He says executives at firms that have employed offshore call centers keep telling him that “it’s harder, it takes more management attention, and you have to be meticulous about the way you structure the agreement.” As a result of all this unexpected overhead, the projected savings from offshoring can swiftly evaporate. “The typical promise is a 30 to 60 percent cost reduction. We think 10 to 30 percent is probably realistic,” says Weakland.
Kjellerup is more pessimistic, putting it at 15 to 20 percent. One problem, he says, is the huge turnover at Indian centers, as much as 70 percent per year. Lured by the fabulous success and growth of such established outsourcers as Wipro and Tata, entrepreneurs have raced to set up shop, touching off recruiting wars and escalating pay scales.
Kjellerup believes that companies need to beware of the flawed logic that leads them to regard customer service as an expensive and underperforming function that doesn’t produce revenue (and is thus ripe for offshoring). Instead, they should focus on the impact that a steady drop in “valued” customers will have on profits in three or four years’ time. “Valued customers are depleted yearly by 15 to 20 percent,” he says, “and if the source to create new valued customers has been outsourced and generates only half the expected number because of the bad or indifferent treatment customers get, that will have a significant impact on the business.”
Martha Rogers, a consultant and author of several books on customer relationships, contends that the metrics generally used to measure call-center performance are flawed. Managers who try to minimize the length and cost of each phone interaction “drive bad behavior on the part of their representatives,” says Rogers. Instead, corporations should see each call as an opportunity to enhance the long-term value of a customer’s business. Rather than putting agents on the clock, managers should tie some portion of agent compensation to “the future value of a customer’s business,” according to Rogers (see related story, “Building a Better Workforce“).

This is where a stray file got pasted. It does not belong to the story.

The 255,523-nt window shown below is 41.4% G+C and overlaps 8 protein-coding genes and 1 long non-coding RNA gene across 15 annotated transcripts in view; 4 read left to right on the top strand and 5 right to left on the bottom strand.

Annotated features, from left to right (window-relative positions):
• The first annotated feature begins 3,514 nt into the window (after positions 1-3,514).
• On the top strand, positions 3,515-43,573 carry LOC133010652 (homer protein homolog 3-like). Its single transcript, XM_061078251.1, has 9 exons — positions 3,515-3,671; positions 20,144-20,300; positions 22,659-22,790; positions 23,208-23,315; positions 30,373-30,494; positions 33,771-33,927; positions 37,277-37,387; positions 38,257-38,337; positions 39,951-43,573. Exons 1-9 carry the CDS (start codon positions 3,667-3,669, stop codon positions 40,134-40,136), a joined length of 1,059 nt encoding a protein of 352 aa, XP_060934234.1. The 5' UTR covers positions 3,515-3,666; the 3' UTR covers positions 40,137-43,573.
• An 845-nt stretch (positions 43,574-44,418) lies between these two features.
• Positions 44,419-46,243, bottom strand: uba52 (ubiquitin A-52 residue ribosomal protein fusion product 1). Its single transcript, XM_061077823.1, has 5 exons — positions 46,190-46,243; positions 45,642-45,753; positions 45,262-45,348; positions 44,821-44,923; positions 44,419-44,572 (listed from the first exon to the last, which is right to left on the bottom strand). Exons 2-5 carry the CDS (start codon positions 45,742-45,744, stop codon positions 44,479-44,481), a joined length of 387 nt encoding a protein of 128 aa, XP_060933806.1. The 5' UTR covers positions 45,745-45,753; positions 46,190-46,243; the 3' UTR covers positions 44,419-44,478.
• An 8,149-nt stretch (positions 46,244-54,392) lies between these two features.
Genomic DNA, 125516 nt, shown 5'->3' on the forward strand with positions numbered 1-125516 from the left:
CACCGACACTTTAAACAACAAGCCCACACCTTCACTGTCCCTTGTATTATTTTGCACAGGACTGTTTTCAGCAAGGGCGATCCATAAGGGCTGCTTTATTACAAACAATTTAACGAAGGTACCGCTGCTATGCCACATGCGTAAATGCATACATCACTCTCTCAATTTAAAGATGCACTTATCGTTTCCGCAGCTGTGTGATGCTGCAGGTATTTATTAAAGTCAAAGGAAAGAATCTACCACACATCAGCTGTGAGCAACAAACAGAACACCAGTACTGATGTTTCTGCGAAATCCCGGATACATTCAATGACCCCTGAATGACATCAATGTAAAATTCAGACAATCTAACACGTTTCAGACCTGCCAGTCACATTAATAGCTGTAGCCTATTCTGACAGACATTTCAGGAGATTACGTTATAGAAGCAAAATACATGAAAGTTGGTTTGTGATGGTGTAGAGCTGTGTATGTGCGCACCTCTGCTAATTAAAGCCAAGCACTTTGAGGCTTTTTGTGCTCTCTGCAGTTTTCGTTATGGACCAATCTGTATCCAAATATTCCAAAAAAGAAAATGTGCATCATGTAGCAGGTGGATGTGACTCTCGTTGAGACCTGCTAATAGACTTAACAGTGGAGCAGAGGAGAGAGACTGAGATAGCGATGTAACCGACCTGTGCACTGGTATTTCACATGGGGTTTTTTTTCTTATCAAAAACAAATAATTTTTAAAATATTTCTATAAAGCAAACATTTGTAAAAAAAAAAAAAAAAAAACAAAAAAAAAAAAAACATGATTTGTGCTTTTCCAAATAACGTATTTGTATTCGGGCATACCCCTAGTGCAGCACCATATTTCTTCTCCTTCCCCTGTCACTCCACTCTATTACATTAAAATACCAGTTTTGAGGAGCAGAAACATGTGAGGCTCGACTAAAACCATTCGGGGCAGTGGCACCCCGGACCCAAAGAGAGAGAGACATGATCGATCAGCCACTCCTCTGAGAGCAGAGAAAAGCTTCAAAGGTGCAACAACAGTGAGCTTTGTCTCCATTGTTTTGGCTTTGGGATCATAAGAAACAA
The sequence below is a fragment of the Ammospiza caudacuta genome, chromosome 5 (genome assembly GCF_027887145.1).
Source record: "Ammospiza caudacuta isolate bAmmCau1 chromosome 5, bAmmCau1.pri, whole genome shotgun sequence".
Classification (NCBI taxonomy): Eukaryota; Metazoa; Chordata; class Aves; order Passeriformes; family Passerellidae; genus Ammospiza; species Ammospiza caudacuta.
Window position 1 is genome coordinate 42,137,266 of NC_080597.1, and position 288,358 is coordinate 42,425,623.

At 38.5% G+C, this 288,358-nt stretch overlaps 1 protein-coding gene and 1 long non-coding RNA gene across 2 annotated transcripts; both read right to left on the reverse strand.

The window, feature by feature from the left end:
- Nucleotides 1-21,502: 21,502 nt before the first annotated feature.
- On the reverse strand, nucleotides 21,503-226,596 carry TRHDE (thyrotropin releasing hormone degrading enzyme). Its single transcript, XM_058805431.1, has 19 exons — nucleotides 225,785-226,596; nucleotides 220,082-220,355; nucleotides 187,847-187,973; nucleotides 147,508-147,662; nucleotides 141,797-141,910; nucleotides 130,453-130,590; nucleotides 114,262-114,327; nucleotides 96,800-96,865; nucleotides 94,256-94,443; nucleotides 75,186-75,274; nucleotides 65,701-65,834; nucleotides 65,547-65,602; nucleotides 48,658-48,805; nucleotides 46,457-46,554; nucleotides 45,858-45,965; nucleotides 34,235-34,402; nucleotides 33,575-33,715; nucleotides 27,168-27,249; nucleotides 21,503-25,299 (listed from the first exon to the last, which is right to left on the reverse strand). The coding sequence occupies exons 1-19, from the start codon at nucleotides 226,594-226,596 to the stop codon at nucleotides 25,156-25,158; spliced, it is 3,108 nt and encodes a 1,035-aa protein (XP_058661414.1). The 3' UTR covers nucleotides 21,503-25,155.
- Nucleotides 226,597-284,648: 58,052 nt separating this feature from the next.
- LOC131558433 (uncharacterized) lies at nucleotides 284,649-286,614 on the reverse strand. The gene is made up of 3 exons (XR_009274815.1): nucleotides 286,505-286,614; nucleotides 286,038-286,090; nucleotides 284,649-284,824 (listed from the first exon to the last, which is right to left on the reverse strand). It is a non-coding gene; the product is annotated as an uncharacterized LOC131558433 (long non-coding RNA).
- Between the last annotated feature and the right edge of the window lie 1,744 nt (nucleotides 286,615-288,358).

As for those angry talk-show callers, there is no doubt that consumers experience a variety of frustrations with offshore centers. Some are simple, but maddening nonetheless: international phone lines can demonstrate slight delays, a problem that some companies cause themselves when they fail to buy sufficient bandwidth. And although agents in India are by most accounts competent, articulate, and polite, their accents can be hard to understand. Roger Sinnes is chief marketing officer for the Professional Education Institute, a distance-learning company based in Burr Ridge, Illinois. Before choosing a call center to help students with registration and other issues, Sinnes evaluated offshore centers, actually listening in on conversations between customers and agents. “Based on the calls I listened to, I felt our students could be better served by centers on the mainland,” says Sinnes.
University-trained agents in India, the Phililppines, and elsewhere may actually have excellent command of English, but subtle gaps in clutural context can turn routine calls into protracted problems. In a recent posting on www.complaints.com, a traveler describes losing his luggage on a Delta flight from Florida to Las Vegas. To report the loss, he called an 800 number and told the offshore agent that he was staying in Las Vegas at the New York-New York Hotel and Casino. When his baggage failed to show up, he called back only to find that it had been sent to the Casino Hotel in New York. An understandable error, to be sure, but one that an American call agent would be less likely to make. Delta decline to comment on its offshore reservations centers.
Many companies that outsource customer service, in fact, don’t like talking about it, and more than a dozen turned down requests for interviews. “Companies are looking to do everything they can to hide the fact they are using offshore call centers,” says Selland. “From a political standpoint and a customer-acceptance standpoint, it is something they are trying to downplay.” At some Asian centers, agents are actually trained to conceal their real names and adopt phony American monikers, a practice that fools few and can further inflame an already angry caller.